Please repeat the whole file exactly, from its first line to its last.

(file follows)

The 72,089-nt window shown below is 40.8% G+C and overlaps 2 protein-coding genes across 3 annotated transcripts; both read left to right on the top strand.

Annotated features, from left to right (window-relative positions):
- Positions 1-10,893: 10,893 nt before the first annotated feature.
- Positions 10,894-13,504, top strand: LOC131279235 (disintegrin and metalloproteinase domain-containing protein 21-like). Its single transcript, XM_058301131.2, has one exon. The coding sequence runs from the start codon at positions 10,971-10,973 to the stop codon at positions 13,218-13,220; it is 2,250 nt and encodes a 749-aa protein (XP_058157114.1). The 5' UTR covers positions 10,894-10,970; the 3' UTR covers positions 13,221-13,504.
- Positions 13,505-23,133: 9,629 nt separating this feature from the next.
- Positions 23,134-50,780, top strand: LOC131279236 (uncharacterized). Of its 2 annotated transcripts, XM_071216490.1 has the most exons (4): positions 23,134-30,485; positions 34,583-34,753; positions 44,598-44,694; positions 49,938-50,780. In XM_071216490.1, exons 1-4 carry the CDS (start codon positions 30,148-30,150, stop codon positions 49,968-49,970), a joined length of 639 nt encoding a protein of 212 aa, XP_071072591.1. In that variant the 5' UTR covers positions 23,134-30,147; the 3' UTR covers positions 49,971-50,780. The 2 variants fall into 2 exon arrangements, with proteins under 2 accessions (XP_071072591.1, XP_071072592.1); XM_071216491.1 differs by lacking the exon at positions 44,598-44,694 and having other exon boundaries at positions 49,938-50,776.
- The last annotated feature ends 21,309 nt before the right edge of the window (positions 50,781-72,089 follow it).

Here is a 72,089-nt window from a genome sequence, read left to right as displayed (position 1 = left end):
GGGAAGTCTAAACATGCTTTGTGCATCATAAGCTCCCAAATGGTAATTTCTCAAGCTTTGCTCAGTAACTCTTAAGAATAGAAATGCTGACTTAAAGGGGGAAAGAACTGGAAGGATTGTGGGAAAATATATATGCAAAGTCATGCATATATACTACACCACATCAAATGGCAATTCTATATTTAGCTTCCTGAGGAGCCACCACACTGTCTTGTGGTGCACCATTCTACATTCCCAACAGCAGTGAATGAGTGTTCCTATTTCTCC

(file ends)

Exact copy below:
The 72,089-nt window shown below is 40.8% G+C and overlaps 2 protein-coding genes across 3 annotated transcripts; both read left to right on the top strand.

Annotated features, from left to right (window-relative positions):
- Positions 1-10,893: 10,893 nt before the first annotated feature.
- Positions 10,894-13,504, top strand: LOC131279235 (disintegrin and metalloproteinase domain-containing protein 21-like). Its single transcript, XM_058301131.2, has one exon. The coding sequence runs from the start codon at positions 10,971-10,973 to the stop codon at positions 13,218-13,220; it is 2,250 nt and encodes a 749-aa protein (XP_058157114.1). The 5' UTR covers positions 10,894-10,970; the 3' UTR covers positions 13,221-13,504.
- Positions 13,505-23,133: 9,629 nt separating this feature from the next.
- Positions 23,134-50,780, top strand: LOC131279236 (uncharacterized). Of its 2 annotated transcripts, XM_071216490.1 has the most exons (4): positions 23,134-30,485; positions 34,583-34,753; positions 44,598-44,694; positions 49,938-50,780. In XM_071216490.1, exons 1-4 carry the CDS (start codon positions 30,148-30,150, stop codon positions 49,968-49,970), a joined length of 639 nt encoding a protein of 212 aa, XP_071072591.1. In that variant the 5' UTR covers positions 23,134-30,147; the 3' UTR covers positions 49,971-50,780. The 2 variants fall into 2 exon arrangements, with proteins under 2 accessions (XP_071072591.1, XP_071072592.1); XM_071216491.1 differs by lacking the exon at positions 44,598-44,694 and having other exon boundaries at positions 49,938-50,776.
- The last annotated feature ends 21,309 nt before the right edge of the window (positions 50,781-72,089 follow it).

Here is a 72,089-nt window from a genome sequence, read left to right as displayed (position 1 = left end):
GGGAAGTCTAAACATGCTTTGTGCATCATAAGCTCCCAAATGGTAATTTCTCAAGCTTTGCTCAGTAACTCTTAAGAATAGAAATGCTGACTTAAAGGGGGAAAGAACTGGAAGGATTGTGGGAAAATATATATGCAAAGTCATGCATATATACTACACCACATCAAATGGCAATTCTATATTTAGCTTCCTGAGGAGCCACCACACTGTCTTGTGGTGCACCATTCTACATTCCCAACAGCAGTGAATGAGTGTTCCTATTTCTCC